Counselling psychology is a close cousin of clinical psychology, but psychologists in this field tend to work less in clinical settings and their clients are more often people who may seek counselling – marriage guidance counselling or vocational counselling, for example – and who are often not suffering any problem or disorder needing therapy.

Forensic psychology

A small but growing number of psychologists are interested in the application of psychology in the field of law enforcement and criminal profiling. They are usually employed in police psychology units.

If you have an applied psychology qualification, you may also be able to practice, but usually only as part of an organisation. There are a range of applied degrees, running from diplomas up to Applied Master's degrees, and the extent to which they are recognised is a matter for the respective employers, and the Singapore Psychological Society as the relevant professional body. If you have been an "apprentice" and have only an honours degree (or equivalent) you likewise will be able to "practice" only as part of an organisation and under supervision. Often, those who complete some years under supervision then take a higher degree to complement their practical experience.

What do psychologists do? Professional psychologists share techniques in common, but apply them in ways appropriate to the actual work. For example, many psychologists use psychological tests, but the types of tests used are very different in clinical practice from those used in industrial settings. It's also worth noting that many professional psychologists also sometimes do research, usually something applied. Generally, a "Practitioner-Scientist" is how most practicing psychologists are trained and think of themselves.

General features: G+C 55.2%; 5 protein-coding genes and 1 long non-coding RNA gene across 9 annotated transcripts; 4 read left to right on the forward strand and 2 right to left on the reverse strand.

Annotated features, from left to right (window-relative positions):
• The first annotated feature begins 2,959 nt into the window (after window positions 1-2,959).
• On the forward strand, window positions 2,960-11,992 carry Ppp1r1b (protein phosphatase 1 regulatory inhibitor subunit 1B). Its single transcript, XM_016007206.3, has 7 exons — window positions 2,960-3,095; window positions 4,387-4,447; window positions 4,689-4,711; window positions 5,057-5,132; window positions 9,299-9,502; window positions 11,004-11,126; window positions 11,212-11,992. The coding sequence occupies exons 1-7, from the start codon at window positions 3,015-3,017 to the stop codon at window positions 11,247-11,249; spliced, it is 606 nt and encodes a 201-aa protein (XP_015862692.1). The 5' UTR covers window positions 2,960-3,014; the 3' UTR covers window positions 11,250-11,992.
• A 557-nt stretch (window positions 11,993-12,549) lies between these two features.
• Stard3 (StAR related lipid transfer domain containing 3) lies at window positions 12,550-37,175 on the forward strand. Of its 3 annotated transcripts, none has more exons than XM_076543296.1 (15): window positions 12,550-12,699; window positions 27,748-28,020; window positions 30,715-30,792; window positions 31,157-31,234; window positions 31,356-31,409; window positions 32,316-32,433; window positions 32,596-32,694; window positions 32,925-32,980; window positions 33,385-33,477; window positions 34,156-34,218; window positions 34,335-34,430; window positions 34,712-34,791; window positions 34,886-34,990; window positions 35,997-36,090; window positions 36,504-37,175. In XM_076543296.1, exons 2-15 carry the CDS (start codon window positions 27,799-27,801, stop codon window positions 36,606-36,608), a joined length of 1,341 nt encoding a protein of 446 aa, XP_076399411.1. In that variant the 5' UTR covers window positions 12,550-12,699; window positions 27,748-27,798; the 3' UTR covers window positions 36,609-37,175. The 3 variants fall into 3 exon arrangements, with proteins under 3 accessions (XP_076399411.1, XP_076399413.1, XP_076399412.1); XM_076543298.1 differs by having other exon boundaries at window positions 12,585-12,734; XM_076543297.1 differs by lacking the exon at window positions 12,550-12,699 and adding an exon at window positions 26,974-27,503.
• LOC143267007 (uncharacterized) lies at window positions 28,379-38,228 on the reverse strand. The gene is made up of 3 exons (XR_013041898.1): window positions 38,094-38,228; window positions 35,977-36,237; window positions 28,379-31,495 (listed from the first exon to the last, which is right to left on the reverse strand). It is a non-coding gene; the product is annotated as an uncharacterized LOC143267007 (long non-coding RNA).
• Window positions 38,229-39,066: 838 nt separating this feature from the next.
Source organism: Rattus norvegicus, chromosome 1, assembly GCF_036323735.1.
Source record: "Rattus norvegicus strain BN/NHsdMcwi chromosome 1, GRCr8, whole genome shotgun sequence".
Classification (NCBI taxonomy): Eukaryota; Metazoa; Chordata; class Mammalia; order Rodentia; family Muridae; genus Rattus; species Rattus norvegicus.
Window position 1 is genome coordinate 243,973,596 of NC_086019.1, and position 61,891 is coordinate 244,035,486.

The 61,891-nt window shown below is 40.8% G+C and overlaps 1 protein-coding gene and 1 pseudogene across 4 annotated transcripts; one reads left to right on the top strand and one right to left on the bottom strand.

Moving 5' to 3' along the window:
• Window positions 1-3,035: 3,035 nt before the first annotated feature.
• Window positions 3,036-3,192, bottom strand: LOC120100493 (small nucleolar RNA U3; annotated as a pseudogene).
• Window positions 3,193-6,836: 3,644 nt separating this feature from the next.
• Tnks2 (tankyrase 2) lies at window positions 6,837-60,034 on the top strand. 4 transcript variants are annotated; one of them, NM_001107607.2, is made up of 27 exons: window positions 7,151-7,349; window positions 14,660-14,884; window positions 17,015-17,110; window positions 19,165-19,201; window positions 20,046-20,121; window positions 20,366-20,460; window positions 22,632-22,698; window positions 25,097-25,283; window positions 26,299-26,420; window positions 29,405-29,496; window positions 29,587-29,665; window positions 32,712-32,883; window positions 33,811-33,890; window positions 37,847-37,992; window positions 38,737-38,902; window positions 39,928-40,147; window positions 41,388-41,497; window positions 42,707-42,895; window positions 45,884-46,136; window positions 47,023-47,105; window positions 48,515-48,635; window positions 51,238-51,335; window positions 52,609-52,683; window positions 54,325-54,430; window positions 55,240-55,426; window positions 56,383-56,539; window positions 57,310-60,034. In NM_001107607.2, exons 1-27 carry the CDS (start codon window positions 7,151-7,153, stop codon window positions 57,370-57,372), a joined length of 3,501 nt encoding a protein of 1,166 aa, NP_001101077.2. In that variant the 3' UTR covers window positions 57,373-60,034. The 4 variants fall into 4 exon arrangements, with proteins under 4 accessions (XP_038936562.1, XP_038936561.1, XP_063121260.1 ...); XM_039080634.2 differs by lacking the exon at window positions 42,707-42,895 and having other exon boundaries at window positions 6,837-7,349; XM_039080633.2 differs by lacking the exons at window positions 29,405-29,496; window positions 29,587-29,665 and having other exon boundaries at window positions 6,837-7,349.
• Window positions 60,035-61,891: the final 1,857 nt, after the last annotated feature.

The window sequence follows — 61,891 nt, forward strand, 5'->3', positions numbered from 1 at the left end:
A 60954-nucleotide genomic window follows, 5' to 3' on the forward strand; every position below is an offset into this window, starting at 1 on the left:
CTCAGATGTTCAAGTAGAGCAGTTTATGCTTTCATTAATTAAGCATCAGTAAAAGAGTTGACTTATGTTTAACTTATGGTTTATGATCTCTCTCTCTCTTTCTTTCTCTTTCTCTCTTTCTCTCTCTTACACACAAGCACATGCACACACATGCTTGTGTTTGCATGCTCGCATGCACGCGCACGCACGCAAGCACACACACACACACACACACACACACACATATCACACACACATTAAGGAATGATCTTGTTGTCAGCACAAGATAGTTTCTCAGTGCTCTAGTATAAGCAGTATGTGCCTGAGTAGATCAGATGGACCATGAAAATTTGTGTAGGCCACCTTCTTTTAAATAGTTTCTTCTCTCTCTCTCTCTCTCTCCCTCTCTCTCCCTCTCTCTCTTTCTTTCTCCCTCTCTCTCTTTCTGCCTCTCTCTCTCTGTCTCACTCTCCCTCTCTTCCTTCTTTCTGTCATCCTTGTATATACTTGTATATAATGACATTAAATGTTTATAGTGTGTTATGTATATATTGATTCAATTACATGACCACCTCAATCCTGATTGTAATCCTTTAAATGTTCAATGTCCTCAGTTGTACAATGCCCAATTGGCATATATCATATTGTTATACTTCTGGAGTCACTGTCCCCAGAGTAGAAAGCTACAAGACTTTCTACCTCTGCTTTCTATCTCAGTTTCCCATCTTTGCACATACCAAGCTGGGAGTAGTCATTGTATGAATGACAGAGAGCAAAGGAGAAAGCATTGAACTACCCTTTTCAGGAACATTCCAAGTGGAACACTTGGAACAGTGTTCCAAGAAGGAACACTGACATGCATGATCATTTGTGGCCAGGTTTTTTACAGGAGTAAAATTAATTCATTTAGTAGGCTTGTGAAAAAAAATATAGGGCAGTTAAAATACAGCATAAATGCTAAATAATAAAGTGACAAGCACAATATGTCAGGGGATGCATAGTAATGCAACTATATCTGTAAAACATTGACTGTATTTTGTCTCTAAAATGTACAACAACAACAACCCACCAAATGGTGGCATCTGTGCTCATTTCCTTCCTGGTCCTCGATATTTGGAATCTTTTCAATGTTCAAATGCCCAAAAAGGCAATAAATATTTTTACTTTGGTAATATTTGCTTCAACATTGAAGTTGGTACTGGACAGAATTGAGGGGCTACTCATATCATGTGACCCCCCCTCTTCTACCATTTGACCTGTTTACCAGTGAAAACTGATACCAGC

What do Research psychologists do? The list here is enormous. Psychology as a discipline is broken down into a number of main areas, the main ones include developmental psychology, personality and individual differences, biological psychology, cognitive psychology, social psychology, abnormal behaviour.

Psychology in Singapore is still an unregulated profession. Anyone can claim to be a psychologist. So it's important that bona fide psychologists are members of a proper academic institution (a recognized University or Polytechnic) or a professional body such as the Singapore Psychological Society. It's also important that the public be cautious about claims made in 'popular' psychology books or websites, or practical techniques which make extravagant claims to improve one's personal or professional life. The more extravagant the claim, and the higher the fee, the more cautious you should be. For example, there is actually no evidence that exposing your child to Mozart has an effect on his or her later development or intelligence; there is no coherent justification for the idea that your brains can be in some way 'programmed' by a training course; and there is no evidence that people can be taken back under therapy to a past life in order to uncover the roots of their present life difficulties, though some have claimed that they can do this. There are many spurious or unsupported claims in the vastness of cyberspace. Check Wikipedia or the online Skeptics Dictionary at http://skepdic.com/contents.html if in doubt.

Serious psychologists do not make exaggerated claims, and their profession is evidence-based. If in doubt, check with the list of recognised psychologists maintained by the Singapore Psychological Society, which has been available in a directory since 1990, and is now available online at the website of the SPS, which is http://singaporepsychologicalsociety.org.

(Reproduced from Ezine, 2007, Issue 2 with author's permission)